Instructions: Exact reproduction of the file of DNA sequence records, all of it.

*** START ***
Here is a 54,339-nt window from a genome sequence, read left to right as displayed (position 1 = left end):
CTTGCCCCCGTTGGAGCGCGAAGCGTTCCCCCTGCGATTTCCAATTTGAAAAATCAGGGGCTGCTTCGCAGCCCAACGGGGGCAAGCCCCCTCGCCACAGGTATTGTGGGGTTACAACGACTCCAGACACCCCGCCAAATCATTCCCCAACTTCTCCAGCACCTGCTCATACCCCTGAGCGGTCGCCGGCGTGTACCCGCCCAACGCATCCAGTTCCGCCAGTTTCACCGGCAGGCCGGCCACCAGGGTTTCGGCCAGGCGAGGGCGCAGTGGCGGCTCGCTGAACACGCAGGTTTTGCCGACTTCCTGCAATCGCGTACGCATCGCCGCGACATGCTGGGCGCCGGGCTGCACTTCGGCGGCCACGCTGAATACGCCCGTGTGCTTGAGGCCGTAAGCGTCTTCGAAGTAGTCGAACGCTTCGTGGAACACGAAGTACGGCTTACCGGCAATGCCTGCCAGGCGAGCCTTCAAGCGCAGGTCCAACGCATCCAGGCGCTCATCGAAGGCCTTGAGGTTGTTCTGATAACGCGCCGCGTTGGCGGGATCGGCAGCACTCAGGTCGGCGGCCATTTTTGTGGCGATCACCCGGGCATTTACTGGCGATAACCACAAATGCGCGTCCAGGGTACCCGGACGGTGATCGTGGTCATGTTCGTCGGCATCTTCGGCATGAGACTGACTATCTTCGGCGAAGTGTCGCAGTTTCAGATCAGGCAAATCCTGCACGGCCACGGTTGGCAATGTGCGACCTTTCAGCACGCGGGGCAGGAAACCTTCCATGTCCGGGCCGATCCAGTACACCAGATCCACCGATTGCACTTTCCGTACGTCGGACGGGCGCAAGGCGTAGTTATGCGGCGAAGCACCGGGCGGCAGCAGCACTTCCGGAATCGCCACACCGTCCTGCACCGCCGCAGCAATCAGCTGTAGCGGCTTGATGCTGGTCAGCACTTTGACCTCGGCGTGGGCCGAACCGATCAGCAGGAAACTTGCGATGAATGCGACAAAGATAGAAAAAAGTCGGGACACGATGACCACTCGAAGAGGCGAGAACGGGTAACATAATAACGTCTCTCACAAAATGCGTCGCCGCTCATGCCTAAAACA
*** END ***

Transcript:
Here is a 54,339-nt window from a genome sequence, read left to right as displayed (position 1 = left end):
CTTGCCCCCGTTGGAGCGCGAAGCGTTCCCCCTGCGATTTCCAATTTGAAAAATCAGGGGCTGCTTCGCAGCCCAACGGGGGCAAGCCCCCTCGCCACAGGTATTGTGGGGTTACAACGACTCCAGACACCCCGCCAAATCATTCCCCAACTTCTCCAGCACCTGCTCATACCCCTGAGCGGTCGCCGGCGTGTACCCGCCCAACGCATCCAGTTCCGCCAGTTTCACCGGCAGGCCGGCCACCAGGGTTTCGGCCAGGCGAGGGCGCAGTGGCGGCTCGCTGAACACGCAGGTTTTGCCGACTTCCTGCAATCGCGTACGCATCGCCGCGACATGCTGGGCGCCGGGCTGCACTTCGGCGGCCACGCTGAATACGCCCGTGTGCTTGAGGCCGTAAGCGTCTTCGAAGTAGTCGAACGCTTCGTGGAACACGAAGTACGGCTTACCGGCAATGCCTGCCAGGCGAGCCTTCAAGCGCAGGTCCAACGCATCCAGGCGCTCATCGAAGGCCTTGAGGTTGTTCTGATAACGCGCCGCGTTGGCGGGATCGGCAGCACTCAGGTCGGCGGCCATTTTTGTGGCGATCACCCGGGCATTTACTGGCGATAACCACAAATGCGCGTCCAGGGTACCCGGACGGTGATCGTGGTCATGTTCGTCGGCATCTTCGGCATGAGACTGACTATCTTCGGCGAAGTGTCGCAGTTTCAGATCAGGCAAATCCTGCACGGCCACGGTTGGCAATGTGCGACCTTTCAGCACGCGGGGCAGGAAACCTTCCATGTCCGGGCCGATCCAGTACACCAGATCCACCGATTGCACTTTCCGTACGTCGGACGGGCGCAAGGCGTAGTTATGCGGCGAAGCACCGGGCGGCAGCAGCACTTCCGGAATCGCCACACCGTCCTGCACCGCCGCAGCAATCAGCTGTAGCGGCTTGATGCTGGTCAGCACTTTGACCTCGGCGTGGGCCGAACCGATCAGCAGGAAACTTGCGATGAATGCGACAAAGATAGAAAAAAGTCGGGACACGATGACCACTCGAAGAGGCGAGAACGGGTAACATAATAACGTCTCTCACAAAATGCGTCGCCGCTCATGCCTAAAACA